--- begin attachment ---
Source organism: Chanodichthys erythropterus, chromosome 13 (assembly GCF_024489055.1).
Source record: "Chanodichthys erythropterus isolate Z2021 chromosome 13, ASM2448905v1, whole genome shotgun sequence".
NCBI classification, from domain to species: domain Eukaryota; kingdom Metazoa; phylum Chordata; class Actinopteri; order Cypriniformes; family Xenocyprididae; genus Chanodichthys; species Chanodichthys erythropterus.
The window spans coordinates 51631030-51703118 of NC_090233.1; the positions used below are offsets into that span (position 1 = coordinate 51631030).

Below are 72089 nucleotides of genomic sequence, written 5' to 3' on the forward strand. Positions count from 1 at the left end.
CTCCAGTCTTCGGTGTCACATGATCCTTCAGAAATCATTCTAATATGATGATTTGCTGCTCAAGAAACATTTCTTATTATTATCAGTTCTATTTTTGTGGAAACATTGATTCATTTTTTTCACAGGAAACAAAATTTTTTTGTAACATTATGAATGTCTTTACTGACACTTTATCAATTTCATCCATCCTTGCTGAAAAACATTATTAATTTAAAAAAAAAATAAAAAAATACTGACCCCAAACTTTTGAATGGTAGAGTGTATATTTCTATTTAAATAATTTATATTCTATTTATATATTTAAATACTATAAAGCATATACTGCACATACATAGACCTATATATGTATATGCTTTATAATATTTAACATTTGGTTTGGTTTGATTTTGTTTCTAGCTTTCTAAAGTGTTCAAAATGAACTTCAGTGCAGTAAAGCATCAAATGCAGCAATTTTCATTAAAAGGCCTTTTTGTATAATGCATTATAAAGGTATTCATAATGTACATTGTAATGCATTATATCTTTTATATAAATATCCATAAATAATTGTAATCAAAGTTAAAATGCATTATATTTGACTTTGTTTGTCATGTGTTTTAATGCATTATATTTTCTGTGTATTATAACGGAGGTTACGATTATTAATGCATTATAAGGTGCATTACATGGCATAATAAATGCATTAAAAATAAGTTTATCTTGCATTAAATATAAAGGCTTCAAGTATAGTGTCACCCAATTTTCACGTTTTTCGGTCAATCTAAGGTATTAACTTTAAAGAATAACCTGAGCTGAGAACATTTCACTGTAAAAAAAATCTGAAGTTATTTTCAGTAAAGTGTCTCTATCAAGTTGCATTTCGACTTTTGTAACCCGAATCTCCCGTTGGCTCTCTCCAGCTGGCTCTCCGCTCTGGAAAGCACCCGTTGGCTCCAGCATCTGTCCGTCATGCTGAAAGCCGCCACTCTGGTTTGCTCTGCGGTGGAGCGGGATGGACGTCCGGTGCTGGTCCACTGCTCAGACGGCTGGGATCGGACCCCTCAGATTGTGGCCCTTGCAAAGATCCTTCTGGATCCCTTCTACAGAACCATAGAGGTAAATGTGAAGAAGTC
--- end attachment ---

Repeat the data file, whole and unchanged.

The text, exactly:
Source organism: Chanodichthys erythropterus, chromosome 13 (assembly GCF_024489055.1).
Source record: "Chanodichthys erythropterus isolate Z2021 chromosome 13, ASM2448905v1, whole genome shotgun sequence".
NCBI classification, from domain to species: domain Eukaryota; kingdom Metazoa; phylum Chordata; class Actinopteri; order Cypriniformes; family Xenocyprididae; genus Chanodichthys; species Chanodichthys erythropterus.
The window spans coordinates 51631030-51703118 of NC_090233.1; the positions used below are offsets into that span (position 1 = coordinate 51631030).

Below are 72089 nucleotides of genomic sequence, written 5' to 3' on the forward strand. Positions count from 1 at the left end.
CTCCAGTCTTCGGTGTCACATGATCCTTCAGAAATCATTCTAATATGATGATTTGCTGCTCAAGAAACATTTCTTATTATTATCAGTTCTATTTTTGTGGAAACATTGATTCATTTTTTTCACAGGAAACAAAATTTTTTTGTAACATTATGAATGTCTTTACTGACACTTTATCAATTTCATCCATCCTTGCTGAAAAACATTATTAATTTAAAAAAAAAATAAAAAAATACTGACCCCAAACTTTTGAATGGTAGAGTGTATATTTCTATTTAAATAATTTATATTCTATTTATATATTTAAATACTATAAAGCATATACTGCACATACATAGACCTATATATGTATATGCTTTATAATATTTAACATTTGGTTTGGTTTGATTTTGTTTCTAGCTTTCTAAAGTGTTCAAAATGAACTTCAGTGCAGTAAAGCATCAAATGCAGCAATTTTCATTAAAAGGCCTTTTTGTATAATGCATTATAAAGGTATTCATAATGTACATTGTAATGCATTATATCTTTTATATAAATATCCATAAATAATTGTAATCAAAGTTAAAATGCATTATATTTGACTTTGTTTGTCATGTGTTTTAATGCATTATATTTTCTGTGTATTATAACGGAGGTTACGATTATTAATGCATTATAAGGTGCATTACATGGCATAATAAATGCATTAAAAATAAGTTTATCTTGCATTAAATATAAAGGCTTCAAGTATAGTGTCACCCAATTTTCACGTTTTTCGGTCAATCTAAGGTATTAACTTTAAAGAATAACCTGAGCTGAGAACATTTCACTGTAAAAAAAATCTGAAGTTATTTTCAGTAAAGTGTCTCTATCAAGTTGCATTTCGACTTTTGTAACCCGAATCTCCCGTTGGCTCTCTCCAGCTGGCTCTCCGCTCTGGAAAGCACCCGTTGGCTCCAGCATCTGTCCGTCATGCTGAAAGCCGCCACTCTGGTTTGCTCTGCGGTGGAGCGGGATGGACGTCCGGTGCTGGTCCACTGCTCAGACGGCTGGGATCGGACCCCTCAGATTGTGGCCCTTGCAAAGATCCTTCTGGATCCCTTCTACAGAACCATAGAGGTAAATGTGAAGAAGTC